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The pregnane X receptor (PXR) is a key transcriptional regulator of many genes [e.g., cytochrome P450s (CYP2C9, CYP3A4, CYP2B6), MDR1] involved in xenobiotic metabolism and excretion.
As part of an evaluation of different approaches to predict compound affinity for nuclear hormone receptors, we used the molecular docking program GOLD and a hybrid scoring scheme based on similarity weighted GoldScores to predict potential PXR agonists in the ToxCast database of pesticides and other industrial chemicals. We present some of the limitations of different in vitro systems, as well as docking and ligand-based computational models.
Each ToxCast compound was docked into the five published crystallographic structures of human PXR (hPXR), and 15 compounds were selected based on their consensus docking scores for testing. In addition, we used a Bayesian model to classify the ToxCast compounds into PXR agonists and nonagonists. hPXR activation was determined by luciferase-based reporter assays in the HepG2 and DPX-2 human liver cell lines.
We tested 11 compounds, of which 6 were strong agonists and 2 had weak agonist activity. Docking results of additional compounds were compared with data reported in the literature. The prediction sensitivity of PXR agonists in our sample ToxCast data set (n = 28) using docking and the GoldScore was higher than with the hybrid score at 66.7%. The prediction sensitivity for PXR agonists using GoldScore for the entire ToxCast data set (n = 308) compared with data from the NIH (National Institutes of Health) Chemical Genomics Center data was 73.8%.
Docking and the GoldScore may be useful for prioritizing large data sets prior to in vitro testing with good sensitivity across the sample and entire ToxCast data set for hPXR agonists.
The pregnane X receptor (PXR, also known as NR1I2, SXR, or PAR) is a nuclear hormone receptor (NHR) that regulates the transcription of genes involved in xenobiotic metabolism and excretion. PXR agonists include a wide range of structurally diverse endogenous and exogenous compounds such as bile acids, steroid hormones, dietary fat-soluble vitamins, prescription medications, and herbal drugs, as well as environmental chemicals such as pesticides, estrogens, and antiestrogens (Mnif et al. 2007). PXR agonists can mediate clinically significant drug–drug interactions (Ekins et al. 2007, 2008a; Mani et al. 2009). Furthermore, PXR action in various pathophysiological states indicates that PXR agonists could variably affect human and animal health. For example PXR agonists can impact cholesterol metabolism and the endocrine system (Wada et al. 2009; Zhai et al. 2007) as well as potentiate the toxicity of other environmental contaminants, as reviewed recently (Biswas et al. 2009). Animal models may not reliably predict human PXR (hPXR)-related problems because of the diversity of PXRs across species (Ekins et al. 2008b; Moore et al. 2002), resulting in differences in ligand selectivity (Tirona et al. 2004). Therefore, the identification and characterization of hPXR agonists is important to human pharmacokinetics and toxicology of environmental chemicals.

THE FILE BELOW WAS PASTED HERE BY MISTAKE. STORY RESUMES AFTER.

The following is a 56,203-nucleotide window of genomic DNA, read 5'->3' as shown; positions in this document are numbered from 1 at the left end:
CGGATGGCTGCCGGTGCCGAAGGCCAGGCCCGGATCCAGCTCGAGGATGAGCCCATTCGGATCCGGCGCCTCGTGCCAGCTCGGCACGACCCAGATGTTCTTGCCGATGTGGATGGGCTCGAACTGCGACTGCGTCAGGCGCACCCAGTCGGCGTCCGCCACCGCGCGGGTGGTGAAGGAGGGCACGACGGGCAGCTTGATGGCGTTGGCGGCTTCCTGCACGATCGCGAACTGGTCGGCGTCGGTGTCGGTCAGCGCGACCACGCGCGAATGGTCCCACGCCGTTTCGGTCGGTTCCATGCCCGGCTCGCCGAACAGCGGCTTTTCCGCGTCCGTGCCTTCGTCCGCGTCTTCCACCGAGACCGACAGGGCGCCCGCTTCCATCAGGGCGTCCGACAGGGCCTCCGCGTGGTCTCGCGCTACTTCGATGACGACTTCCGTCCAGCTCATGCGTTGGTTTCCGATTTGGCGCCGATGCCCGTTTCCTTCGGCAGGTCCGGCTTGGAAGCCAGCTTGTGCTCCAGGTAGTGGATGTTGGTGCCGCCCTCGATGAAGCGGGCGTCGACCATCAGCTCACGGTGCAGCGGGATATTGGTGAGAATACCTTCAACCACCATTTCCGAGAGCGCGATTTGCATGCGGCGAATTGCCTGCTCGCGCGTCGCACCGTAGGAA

Five hPXR crystal structures (1M13, 1NRL, 1SKX, 2O9I, and 2QNV) are available in the Protein Data Bank (PDB) (Chrencik et al. 2005; Teotico et al. 2008; Watkins et al. 2003a, 2003b; Xue et al. 2007a), with another structure to be deposited (Xue et al. 2007b). These structures have enabled characterization of the ligand-binding domain (LBD) and PXR–ligand interactions. The cocrystallized ligands tend to be hydrophobic, with a wide range in shape, size, and chemical composition that can be accommodated in the LBD (Ekins et al. 2009). The hPXR ligand-binding pocket (LBP) is lined with 28 amino acid residues: 20 hydrophobic, 4 polar, and 4 charged. Because of the large size and flexibility of the LBP, molecules can bind in multiple locations. This creates a challenge for in silico methods for predicting hPXR agonists, but many approaches have been evaluated nonetheless (Ekins et al. 2009). An added complexity to predicting whether a compound binds to PXR is the recent discovery that some molecules can also bind outside the LBD on the PXR surface and act as allosteric antagonists (Ekins et al. 2007, 2008a). It is also difficult to computationally identify antagonists that would compete with agonist binding in the LBD (Xue et al. 2007a).